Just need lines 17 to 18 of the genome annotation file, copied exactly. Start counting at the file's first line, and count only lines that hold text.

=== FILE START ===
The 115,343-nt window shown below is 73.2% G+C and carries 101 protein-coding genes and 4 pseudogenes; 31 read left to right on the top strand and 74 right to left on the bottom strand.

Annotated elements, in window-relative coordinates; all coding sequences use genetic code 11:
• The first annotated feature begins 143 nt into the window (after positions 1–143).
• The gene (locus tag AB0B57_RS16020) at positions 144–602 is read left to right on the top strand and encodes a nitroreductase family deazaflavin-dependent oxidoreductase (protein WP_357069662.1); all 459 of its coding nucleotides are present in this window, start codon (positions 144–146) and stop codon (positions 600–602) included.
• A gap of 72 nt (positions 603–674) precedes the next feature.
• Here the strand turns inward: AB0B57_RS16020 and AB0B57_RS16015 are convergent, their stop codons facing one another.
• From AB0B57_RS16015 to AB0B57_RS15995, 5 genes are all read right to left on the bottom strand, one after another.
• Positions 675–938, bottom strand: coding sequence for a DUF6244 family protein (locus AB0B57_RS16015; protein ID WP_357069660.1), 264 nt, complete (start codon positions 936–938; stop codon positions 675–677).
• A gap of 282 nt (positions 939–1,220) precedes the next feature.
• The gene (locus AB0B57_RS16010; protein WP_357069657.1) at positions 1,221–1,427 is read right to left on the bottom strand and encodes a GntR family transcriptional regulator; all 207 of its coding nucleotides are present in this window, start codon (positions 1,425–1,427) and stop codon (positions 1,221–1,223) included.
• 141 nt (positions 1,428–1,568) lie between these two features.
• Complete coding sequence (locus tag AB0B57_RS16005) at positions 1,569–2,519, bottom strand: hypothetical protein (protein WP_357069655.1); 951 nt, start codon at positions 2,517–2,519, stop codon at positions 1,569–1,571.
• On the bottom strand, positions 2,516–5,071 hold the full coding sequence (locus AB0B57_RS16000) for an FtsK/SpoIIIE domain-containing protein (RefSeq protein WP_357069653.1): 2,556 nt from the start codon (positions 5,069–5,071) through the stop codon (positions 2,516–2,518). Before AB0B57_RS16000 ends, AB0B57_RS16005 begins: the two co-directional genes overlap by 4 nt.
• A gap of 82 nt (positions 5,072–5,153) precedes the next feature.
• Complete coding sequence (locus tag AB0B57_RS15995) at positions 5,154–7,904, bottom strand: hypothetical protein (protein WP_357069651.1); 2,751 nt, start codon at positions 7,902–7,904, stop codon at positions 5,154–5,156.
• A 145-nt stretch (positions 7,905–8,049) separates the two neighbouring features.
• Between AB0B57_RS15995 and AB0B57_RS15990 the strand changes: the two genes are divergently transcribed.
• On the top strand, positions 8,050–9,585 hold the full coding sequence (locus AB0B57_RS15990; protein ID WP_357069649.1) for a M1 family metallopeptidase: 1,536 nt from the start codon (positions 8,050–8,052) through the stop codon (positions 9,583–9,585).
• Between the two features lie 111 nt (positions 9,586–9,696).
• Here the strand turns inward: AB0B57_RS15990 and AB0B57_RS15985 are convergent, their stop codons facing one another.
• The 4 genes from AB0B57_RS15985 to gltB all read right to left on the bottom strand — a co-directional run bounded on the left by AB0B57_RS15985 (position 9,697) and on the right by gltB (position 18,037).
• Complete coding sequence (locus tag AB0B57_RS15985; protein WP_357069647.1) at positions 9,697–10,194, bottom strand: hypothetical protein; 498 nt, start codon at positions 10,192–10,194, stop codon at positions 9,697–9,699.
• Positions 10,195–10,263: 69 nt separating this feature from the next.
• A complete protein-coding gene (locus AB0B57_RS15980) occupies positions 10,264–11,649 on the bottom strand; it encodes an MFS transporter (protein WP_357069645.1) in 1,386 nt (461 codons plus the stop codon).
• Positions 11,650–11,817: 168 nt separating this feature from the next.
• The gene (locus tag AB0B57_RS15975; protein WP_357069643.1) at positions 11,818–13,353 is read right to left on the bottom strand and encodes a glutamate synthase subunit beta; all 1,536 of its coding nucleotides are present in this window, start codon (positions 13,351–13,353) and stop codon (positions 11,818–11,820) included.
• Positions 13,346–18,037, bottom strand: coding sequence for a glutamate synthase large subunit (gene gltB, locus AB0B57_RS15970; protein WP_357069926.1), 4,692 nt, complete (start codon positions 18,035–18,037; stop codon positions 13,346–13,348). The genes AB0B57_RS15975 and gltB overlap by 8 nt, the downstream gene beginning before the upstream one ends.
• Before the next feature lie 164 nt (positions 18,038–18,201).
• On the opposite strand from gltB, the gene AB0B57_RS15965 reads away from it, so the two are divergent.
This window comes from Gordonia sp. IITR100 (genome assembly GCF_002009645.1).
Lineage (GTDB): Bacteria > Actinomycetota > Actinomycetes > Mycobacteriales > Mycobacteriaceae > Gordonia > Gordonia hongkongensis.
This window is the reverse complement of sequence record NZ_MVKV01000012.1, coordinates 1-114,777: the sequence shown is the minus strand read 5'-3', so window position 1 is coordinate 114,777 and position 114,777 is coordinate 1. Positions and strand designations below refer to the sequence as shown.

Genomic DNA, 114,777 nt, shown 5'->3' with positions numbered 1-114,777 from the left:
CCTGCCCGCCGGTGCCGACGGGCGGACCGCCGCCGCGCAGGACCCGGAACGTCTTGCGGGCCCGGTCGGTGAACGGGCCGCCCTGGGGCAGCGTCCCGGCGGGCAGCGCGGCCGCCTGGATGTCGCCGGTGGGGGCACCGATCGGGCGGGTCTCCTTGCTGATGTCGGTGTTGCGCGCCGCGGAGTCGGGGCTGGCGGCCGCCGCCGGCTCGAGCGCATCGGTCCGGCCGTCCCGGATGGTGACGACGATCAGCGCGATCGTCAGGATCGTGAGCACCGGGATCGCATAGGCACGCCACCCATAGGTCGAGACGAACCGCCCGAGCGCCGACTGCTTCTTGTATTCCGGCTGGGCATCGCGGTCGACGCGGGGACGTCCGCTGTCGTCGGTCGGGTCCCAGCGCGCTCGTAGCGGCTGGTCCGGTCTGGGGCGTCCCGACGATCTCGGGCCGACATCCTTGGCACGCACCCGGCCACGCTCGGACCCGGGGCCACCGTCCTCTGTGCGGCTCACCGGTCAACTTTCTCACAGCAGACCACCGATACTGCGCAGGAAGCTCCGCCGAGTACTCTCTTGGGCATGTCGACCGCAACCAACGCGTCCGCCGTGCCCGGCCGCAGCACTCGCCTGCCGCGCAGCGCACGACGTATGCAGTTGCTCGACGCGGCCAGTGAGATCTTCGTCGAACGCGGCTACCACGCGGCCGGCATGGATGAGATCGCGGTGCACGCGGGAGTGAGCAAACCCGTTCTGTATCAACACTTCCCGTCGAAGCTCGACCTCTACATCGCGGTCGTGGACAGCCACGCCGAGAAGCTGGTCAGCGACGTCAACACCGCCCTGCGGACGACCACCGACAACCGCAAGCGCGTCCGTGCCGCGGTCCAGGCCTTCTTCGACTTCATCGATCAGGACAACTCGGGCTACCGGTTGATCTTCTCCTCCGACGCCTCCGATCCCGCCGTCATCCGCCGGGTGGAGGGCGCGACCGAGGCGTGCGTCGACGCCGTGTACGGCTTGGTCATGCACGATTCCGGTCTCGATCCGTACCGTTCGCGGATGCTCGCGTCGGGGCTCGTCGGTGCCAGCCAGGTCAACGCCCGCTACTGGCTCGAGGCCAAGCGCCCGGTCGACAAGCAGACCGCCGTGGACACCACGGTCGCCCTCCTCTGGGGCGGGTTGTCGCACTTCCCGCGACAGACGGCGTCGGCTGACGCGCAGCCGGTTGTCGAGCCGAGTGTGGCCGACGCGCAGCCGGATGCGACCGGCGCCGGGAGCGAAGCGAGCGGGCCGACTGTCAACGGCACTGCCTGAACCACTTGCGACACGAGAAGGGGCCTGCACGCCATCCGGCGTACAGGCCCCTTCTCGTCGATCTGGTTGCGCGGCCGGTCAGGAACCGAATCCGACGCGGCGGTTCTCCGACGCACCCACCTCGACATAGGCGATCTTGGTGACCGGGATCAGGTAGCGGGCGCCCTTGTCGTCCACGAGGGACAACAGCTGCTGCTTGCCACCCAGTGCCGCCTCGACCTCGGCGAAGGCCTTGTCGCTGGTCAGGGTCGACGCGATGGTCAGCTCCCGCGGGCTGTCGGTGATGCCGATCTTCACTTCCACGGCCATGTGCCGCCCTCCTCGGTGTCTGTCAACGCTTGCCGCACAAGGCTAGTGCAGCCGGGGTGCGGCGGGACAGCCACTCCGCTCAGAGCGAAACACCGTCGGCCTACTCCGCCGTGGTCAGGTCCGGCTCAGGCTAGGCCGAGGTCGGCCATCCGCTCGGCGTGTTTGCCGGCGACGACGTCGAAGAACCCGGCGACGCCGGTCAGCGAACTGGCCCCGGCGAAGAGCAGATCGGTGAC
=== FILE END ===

• Between AB0B57_RS15995 and AB0B57_RS15990 the strand changes: the two genes are divergently transcribed.
• On the top strand, positions 8,050–9,585 hold the full coding sequence (locus AB0B57_RS15990; protein ID WP_357069649.1) for a M1 family metallopeptidase: 1,536 nt from the start codon (positions 8,050–8,052) through the stop codon (positions 9,583–9,585).